It’s not very often that I look at something I wrote years ago without tearing it apart and wondering,
what was I thinking!? My blog post about the state of the music business in 2008 is a rare exception. Though I wish I had spent a little more time writing it and now have a lot more to add, I still stand by the majority of what I wrote eight years ago:
People don’t buy albums anymore — they buy songs. It’s important to understand and accept this concept (and not try to fight change) if you want to make music work for you in this new era. The days of record stores are numbered — iTunes, Amazon, etc. are here to stay. Songs, not albums.
Change like this can be difficult but it’s important to allow yourself to evolve and allow your mentality to change instead of concentrating your efforts on resisting change and hanging onto the past. […]
Ultimately, the thing that still matters the most is the music. No one, nor any company can change that. Your focus still has to be on the music. […]
The packaging may have changed, but the product is still music. Make good music, and make more of it, more often.
I was talking to my wife the other day about the changing music business and was flabbergasted that some musicians are still printing physical CDs. In 2016. Seriously!?
I came up with an analogy using the milk delivery man. At one point, that’s just how everyone got their milk. I still remember the order forms! But today, no matter how much resistance there was to changing this, we all buy our milk from the grocery store. You could argue that the milk man provided better, more personalized service and perhaps even delivered fresher milk. The glass containers that the milk came in were less wasteful and probably better for the environment too. On the other hand, streamlining distribution is a simple way to reduce overhead, while taking milk trucks off the roads reduces both emissions and labour costs. This is how change works, you win some, you lose some. The important thing is to not find yourself hanging onto archaic practices while everyone else is changing around you.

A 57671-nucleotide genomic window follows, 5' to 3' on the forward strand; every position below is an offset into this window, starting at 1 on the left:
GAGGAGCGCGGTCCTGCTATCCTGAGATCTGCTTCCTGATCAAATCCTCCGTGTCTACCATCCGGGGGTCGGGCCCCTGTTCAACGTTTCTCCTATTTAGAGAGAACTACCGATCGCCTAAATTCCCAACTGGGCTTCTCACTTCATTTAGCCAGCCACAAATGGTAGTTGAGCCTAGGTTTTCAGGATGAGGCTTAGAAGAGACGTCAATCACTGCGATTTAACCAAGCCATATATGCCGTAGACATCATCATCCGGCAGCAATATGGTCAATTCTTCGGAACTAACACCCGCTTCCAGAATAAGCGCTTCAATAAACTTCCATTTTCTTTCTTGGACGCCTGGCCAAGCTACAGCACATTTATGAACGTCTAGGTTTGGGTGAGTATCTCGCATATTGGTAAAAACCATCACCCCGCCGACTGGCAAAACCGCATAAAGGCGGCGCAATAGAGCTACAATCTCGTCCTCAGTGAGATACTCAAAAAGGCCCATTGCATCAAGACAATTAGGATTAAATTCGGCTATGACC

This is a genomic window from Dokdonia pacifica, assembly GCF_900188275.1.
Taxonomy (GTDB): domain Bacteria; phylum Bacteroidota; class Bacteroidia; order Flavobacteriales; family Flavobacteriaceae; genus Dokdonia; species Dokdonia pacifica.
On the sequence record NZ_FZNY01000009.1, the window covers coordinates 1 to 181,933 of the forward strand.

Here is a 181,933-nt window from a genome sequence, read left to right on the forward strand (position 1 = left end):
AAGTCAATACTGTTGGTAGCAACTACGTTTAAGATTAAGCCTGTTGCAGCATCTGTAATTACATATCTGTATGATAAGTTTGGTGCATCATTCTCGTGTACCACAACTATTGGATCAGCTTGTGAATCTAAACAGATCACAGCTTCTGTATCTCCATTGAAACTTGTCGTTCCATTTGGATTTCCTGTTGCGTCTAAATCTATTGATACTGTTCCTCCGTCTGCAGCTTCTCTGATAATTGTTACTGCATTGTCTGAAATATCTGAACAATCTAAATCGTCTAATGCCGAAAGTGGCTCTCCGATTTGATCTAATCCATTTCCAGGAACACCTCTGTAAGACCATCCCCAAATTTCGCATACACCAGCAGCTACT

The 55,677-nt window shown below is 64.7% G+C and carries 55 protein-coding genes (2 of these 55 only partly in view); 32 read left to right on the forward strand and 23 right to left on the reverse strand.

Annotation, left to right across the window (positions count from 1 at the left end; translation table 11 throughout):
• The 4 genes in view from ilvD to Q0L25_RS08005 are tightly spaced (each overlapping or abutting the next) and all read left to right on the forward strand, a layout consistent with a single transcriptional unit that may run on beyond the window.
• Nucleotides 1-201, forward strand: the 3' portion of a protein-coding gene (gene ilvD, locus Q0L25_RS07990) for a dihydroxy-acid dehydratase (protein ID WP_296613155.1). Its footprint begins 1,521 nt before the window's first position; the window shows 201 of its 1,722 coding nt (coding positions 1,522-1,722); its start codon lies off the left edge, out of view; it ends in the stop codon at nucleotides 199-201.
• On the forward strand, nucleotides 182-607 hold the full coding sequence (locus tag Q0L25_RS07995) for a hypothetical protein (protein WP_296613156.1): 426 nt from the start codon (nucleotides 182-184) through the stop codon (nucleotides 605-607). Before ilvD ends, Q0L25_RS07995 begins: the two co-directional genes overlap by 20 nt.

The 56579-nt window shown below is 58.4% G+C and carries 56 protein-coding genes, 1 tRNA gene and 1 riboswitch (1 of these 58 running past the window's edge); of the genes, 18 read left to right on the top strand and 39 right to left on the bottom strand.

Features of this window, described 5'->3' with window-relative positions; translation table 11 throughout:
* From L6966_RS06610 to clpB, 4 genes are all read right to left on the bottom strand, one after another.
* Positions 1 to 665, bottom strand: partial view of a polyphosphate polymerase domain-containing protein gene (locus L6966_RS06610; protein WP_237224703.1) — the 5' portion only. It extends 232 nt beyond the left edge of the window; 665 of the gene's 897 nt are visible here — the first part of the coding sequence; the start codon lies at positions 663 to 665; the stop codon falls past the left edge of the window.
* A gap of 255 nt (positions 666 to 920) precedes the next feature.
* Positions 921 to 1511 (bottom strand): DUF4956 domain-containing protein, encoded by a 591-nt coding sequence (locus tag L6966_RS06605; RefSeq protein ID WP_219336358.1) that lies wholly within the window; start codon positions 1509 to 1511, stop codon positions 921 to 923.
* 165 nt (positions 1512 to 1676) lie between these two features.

Yes, people mostly buy songs now and not albums, that is, if they’re not subscribing to some unlimited streaming service like Apple Music or Spotify, among many others. Back in 2008 there was still HMV and Tower Records — you know, physical stores that sold music on physical media like CDs and cassette tapes. Today, that’s as passé as yellow phone books or the milk delivery man.
To be clear, I’m not saying that recording a full-length album is an outdated practice that should be discontinued and that you should only record songs. Not yet anyways. What I’m saying is that how you distribute that music cannot be through physical CDs anymore.
Bewildered by digital alternatives, or perhaps just hanging onto old habits, I still see musicians making the mistake of printing CDs. Just stop doing that already, it’s 2016!
Part of the problem, as I mentioned in my 2008 blog post, is not only that accepting change can be difficult, but more importantly, for a lot of people the real challenge is in figuring out what to change or how to adapt. The solutions aren’t always easy to recognize.
I’ve seen some musicians confused by what’s changing and confused about how it affects them. They see the obvious need to take action but act in haste, make the wrong changes and end up losing their focus. Again, it’s important to know what to do, and for that matter, what not to do.